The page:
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English: A photo of a cup of coffee. Esperanto...

I’ve been to Bluffton, SC and it’s nice. Small town feel, nice people. Really nice people as it turns out. A recent issue of Good Magazine highlighted a “pay it forward” story from there.

It all started two years ago at Corner Perk, a small, locally owned coffee shop, when a customer…left $100 extra…to pay for everyone who ordered after her until the money ran out…The woman has returned to leave other large donations every two to three months.

It took a while, but word has started to spread around the tiny coastal town, home to about 12,000 people. Now, more and more customers have been leaving money to pay for others’ food and drink. Cooke says some people don’t even buy anything when they come in; they just stop to donate and head right back out.

Seems like it might be good for business at the coffee shop, too. I admit I might stop in every now and then just to see if I hit it lucky. The story does have me thinking, though, about my tendency to over think (ironic, I know) even with things like charity. I sometimes feel the need to research charitable organizations, compare their missions, figure out exactly how donations are spent. Embarrassingly, I end up stifling my own giving in the process.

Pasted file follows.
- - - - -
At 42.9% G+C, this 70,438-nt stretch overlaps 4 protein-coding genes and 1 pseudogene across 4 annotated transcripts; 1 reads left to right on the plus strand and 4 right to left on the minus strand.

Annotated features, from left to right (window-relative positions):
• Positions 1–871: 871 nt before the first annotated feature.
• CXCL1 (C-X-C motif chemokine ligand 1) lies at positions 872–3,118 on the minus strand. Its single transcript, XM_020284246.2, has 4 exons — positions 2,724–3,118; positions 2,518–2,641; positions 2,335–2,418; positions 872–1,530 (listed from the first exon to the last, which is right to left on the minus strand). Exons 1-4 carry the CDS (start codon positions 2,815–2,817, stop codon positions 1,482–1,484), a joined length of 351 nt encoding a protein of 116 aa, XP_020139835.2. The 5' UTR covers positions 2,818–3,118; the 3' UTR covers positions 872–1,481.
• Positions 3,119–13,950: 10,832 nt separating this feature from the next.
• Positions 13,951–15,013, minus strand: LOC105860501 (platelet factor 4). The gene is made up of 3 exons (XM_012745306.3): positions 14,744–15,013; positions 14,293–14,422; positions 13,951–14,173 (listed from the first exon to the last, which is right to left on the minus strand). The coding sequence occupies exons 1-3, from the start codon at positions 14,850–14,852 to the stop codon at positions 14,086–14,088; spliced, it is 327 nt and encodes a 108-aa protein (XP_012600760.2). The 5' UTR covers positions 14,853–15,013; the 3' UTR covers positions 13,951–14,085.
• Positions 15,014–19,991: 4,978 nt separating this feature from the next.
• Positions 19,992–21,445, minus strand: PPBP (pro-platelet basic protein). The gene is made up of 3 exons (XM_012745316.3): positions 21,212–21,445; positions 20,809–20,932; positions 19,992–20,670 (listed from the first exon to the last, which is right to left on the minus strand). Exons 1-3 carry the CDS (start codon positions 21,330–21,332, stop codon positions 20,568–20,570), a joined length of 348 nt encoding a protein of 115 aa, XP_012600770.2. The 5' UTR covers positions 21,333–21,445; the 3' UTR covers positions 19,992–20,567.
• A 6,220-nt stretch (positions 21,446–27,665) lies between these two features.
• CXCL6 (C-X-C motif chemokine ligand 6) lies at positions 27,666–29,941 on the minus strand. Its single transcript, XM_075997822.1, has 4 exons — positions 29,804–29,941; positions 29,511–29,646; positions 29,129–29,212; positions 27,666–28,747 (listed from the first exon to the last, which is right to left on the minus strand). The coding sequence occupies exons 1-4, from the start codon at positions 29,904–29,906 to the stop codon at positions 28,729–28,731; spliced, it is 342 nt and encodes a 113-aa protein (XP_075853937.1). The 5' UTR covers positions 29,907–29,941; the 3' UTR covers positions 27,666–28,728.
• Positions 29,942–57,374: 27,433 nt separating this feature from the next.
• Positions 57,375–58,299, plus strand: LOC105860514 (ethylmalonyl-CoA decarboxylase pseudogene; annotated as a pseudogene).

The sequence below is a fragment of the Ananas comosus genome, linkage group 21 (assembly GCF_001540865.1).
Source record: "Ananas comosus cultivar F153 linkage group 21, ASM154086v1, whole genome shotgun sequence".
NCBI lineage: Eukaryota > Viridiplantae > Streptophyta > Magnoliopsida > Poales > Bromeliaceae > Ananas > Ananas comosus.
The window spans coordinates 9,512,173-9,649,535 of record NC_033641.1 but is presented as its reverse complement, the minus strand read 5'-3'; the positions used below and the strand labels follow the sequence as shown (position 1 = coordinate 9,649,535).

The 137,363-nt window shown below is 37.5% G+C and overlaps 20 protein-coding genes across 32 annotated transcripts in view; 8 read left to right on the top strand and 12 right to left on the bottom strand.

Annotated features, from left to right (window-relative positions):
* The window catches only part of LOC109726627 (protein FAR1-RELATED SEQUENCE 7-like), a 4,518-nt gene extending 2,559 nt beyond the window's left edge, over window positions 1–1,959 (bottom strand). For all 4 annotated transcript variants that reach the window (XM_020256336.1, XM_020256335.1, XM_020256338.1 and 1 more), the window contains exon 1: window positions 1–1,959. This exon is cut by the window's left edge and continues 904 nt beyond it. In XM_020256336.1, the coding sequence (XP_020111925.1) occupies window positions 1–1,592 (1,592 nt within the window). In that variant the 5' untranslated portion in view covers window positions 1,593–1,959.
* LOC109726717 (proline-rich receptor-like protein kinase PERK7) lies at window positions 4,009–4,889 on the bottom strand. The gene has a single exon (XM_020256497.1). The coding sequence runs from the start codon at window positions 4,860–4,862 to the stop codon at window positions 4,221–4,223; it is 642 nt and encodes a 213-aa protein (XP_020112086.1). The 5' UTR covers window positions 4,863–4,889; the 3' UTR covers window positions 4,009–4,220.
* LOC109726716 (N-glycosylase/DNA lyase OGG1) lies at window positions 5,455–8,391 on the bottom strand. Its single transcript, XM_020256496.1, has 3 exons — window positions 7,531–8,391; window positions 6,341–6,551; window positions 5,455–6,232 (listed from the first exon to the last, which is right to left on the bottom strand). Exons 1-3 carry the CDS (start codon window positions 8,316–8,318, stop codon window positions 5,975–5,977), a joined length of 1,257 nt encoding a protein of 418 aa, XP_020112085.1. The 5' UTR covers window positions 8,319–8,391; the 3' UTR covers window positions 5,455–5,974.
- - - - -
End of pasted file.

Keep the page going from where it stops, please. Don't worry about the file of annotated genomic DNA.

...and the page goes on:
Once when I was much younger I bought a (very) used car. One of my first. I pulled in to the gas station and realized I didn’t know which side of the car the gas tank was on. I probably repositioned the car or did something to make it obvious this was a recent purchase. Either that or it was the rusty car combined with my youth that gave someone an idea. I remember being completely shocked when the clerk said my gas had been paid anonymously. I was incredulous. I asked him to repeat what he said and questioned who did it. “They’re already gone,” he said. It’s been more than 20 years since that happened and I still remember it. I wonder how many “planned” donations make that kind of impact.

Paying for a cup of coffee, a first tank of gas, or any number of things may seem like small gestures. But they could change someone’s day. Or even more.